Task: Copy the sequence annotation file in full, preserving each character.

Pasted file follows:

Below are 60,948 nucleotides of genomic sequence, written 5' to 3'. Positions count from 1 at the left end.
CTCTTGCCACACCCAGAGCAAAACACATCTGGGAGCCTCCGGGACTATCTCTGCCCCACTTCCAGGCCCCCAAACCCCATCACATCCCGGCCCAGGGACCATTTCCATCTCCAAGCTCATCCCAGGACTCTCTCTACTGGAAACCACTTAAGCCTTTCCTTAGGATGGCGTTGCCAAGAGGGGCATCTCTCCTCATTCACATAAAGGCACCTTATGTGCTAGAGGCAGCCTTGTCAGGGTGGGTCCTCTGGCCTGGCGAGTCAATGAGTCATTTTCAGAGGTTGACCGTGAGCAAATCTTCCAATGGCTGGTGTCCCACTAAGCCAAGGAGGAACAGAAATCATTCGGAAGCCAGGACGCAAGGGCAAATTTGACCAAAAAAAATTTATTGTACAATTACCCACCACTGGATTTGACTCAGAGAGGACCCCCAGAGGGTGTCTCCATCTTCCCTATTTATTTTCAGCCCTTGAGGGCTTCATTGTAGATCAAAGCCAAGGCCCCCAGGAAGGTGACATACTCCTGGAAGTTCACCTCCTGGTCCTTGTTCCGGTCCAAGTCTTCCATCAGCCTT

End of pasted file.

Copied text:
Below are 60,948 nucleotides of genomic sequence, written 5' to 3'. Positions count from 1 at the left end.
CTCTTGCCACACCCAGAGCAAAACACATCTGGGAGCCTCCGGGACTATCTCTGCCCCACTTCCAGGCCCCCAAACCCCATCACATCCCGGCCCAGGGACCATTTCCATCTCCAAGCTCATCCCAGGACTCTCTCTACTGGAAACCACTTAAGCCTTTCCTTAGGATGGCGTTGCCAAGAGGGGCATCTCTCCTCATTCACATAAAGGCACCTTATGTGCTAGAGGCAGCCTTGTCAGGGTGGGTCCTCTGGCCTGGCGAGTCAATGAGTCATTTTCAGAGGTTGACCGTGAGCAAATCTTCCAATGGCTGGTGTCCCACTAAGCCAAGGAGGAACAGAAATCATTCGGAAGCCAGGACGCAAGGGCAAATTTGACCAAAAAAAATTTATTGTACAATTACCCACCACTGGATTTGACTCAGAGAGGACCCCCAGAGGGTGTCTCCATCTTCCCTATTTATTTTCAGCCCTTGAGGGCTTCATTGTAGATCAAAGCCAAGGCCCCCAGGAAGGTGACATACTCCTGGAAGTTCACCTCCTGGTCCTTGTTCCGGTCCAAGTCTTCCATCAGCCTT